“I wrote to Peter Gelb, whom I know, and I said that the only way you’re going to solve these problems is to tear down that house, which is almost four thousand seats, and build something half the size or less. I am convinced that these very large concert halls are a thing of the past.”
In his generous and beautifully written book, Robert Reilly leads us through the vast, largely unknown territory of twentieth-century music. The hero of the book is beauty.
The sort of art that lives eternally is that which captures astonishing, spine-chilling, breathtaking beauty that heightens our senses and floods us with transforming thought and emotion. In this work, we hear a whisper from another world saying, “It’s all real.”
Classical music must find its place in this kind of love – love of home, of community, of neighbor, and of the culture that binds all these things together. In all but the most exceptional cases, our orchestras won’t survive if they don’t get this part right. They depend on love and a connection to their communities – a recognition of their relevance and of their membership in the project of placemaking – to survive.
When philosophy goes wrong, we get know-nothingism or sophism. When our economy goes wrong, we get hedonistic materialism or the fantastical escalation and inflation of utterly immaterial derivatives and complex but bloodless financial instruments. When art goes wrong, we get a philistine welter of empty prettiness or an arid desert of conceptualism.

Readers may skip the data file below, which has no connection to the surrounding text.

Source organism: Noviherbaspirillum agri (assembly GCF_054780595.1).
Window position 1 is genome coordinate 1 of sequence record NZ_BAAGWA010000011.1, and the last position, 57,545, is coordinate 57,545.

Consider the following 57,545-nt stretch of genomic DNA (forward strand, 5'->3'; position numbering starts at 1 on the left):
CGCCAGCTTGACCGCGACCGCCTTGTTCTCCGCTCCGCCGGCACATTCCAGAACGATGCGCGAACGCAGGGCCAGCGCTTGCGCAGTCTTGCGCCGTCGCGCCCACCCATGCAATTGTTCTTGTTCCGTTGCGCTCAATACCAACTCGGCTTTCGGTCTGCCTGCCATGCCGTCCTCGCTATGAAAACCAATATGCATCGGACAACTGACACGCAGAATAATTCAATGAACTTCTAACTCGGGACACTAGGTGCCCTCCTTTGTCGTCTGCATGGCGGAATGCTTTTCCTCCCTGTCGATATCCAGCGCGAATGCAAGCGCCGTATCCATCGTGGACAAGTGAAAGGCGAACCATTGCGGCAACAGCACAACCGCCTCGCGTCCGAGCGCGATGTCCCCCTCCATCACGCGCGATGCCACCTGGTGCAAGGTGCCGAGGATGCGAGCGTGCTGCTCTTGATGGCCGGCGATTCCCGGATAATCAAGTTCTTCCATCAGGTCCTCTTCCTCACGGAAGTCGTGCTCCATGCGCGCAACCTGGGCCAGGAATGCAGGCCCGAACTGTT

Engagement with the riches of a culture is a learning trajectory, not of formulae but of achievements of the human mind which may teach us what is right, what is good, what is meaningful and why, and in which context. It is a learning process which develops our capacity to make value judgments, without which no meaning can be found.
You could be sour about the music industry if you wanted to be. Sadly, few orchestras now broadcast nationally. But the musicians’ union has a lot to answer for. It may have helped to make its members more prosperous, but it has been self-defeating in other ways.
There will always be a type that can’t stand that the broad public fails to share his passions. They will not reconcile themselves to the fact that classical music will always be, as it has always been, a minority taste. But the minority – lucky us – has an abundance before it.
The search for spirituality seems ubiquitous these days. But in what sense can we call a spirituality made in our own image, to suit our own comforts, to fit our own schedules and agendas, transcendent of anything?
As a young artist during the 1950s, I immediately got the point of modernism – to maintain a high aesthetic without relying on traditional narrative structure. But it required some effort to remove the crust of politics that had been applied to it during the 1930s – progressively distorting its deeper meaning and importance – by communist idealists, liberals, radicals, and fellow travelers, most notably in the arts and education.